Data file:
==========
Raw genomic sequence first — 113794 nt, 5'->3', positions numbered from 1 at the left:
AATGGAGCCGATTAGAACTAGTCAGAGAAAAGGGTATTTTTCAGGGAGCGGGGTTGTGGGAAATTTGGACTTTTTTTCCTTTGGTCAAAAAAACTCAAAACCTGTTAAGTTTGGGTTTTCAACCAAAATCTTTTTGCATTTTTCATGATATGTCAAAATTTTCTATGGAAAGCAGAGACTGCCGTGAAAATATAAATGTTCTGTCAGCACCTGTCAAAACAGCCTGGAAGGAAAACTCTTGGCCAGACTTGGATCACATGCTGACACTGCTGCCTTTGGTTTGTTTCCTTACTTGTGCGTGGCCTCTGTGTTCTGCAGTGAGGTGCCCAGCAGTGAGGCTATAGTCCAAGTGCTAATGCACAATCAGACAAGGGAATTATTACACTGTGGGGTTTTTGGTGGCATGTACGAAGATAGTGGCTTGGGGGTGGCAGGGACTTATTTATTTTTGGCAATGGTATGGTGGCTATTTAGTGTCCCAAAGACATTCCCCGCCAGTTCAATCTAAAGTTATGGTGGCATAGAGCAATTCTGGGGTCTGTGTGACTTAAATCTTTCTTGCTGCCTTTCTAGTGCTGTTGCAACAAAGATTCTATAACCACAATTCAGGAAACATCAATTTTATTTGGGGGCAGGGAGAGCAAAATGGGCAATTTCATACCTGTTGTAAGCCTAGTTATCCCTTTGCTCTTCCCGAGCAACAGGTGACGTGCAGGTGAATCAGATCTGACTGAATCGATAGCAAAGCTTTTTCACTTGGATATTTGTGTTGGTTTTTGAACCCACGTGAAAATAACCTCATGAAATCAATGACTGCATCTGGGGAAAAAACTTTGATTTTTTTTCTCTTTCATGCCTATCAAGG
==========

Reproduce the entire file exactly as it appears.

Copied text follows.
Raw genomic sequence first — 113794 nt, 5'->3', positions numbered from 1 at the left:
AATGGAGCCGATTAGAACTAGTCAGAGAAAAGGGTATTTTTCAGGGAGCGGGGTTGTGGGAAATTTGGACTTTTTTTCCTTTGGTCAAAAAAACTCAAAACCTGTTAAGTTTGGGTTTTCAACCAAAATCTTTTTGCATTTTTCATGATATGTCAAAATTTTCTATGGAAAGCAGAGACTGCCGTGAAAATATAAATGTTCTGTCAGCACCTGTCAAAACAGCCTGGAAGGAAAACTCTTGGCCAGACTTGGATCACATGCTGACACTGCTGCCTTTGGTTTGTTTCCTTACTTGTGCGTGGCCTCTGTGTTCTGCAGTGAGGTGCCCAGCAGTGAGGCTATAGTCCAAGTGCTAATGCACAATCAGACAAGGGAATTATTACACTGTGGGGTTTTTGGTGGCATGTACGAAGATAGTGGCTTGGGGGTGGCAGGGACTTATTTATTTTTGGCAATGGTATGGTGGCTATTTAGTGTCCCAAAGACATTCCCCGCCAGTTCAATCTAAAGTTATGGTGGCATAGAGCAATTCTGGGGTCTGTGTGACTTAAATCTTTCTTGCTGCCTTTCTAGTGCTGTTGCAACAAAGATTCTATAACCACAATTCAGGAAACATCAATTTTATTTGGGGGCAGGGAGAGCAAAATGGGCAATTTCATACCTGTTGTAAGCCTAGTTATCCCTTTGCTCTTCCCGAGCAACAGGTGACGTGCAGGTGAATCAGATCTGACTGAATCGATAGCAAAGCTTTTTCACTTGGATATTTGTGTTGGTTTTTGAACCCACGTGAAAATAACCTCATGAAATCAATGACTGCATCTGGGGAAAAAACTTTGATTTTTTTTCTCTTTCATGCCTATCAAGG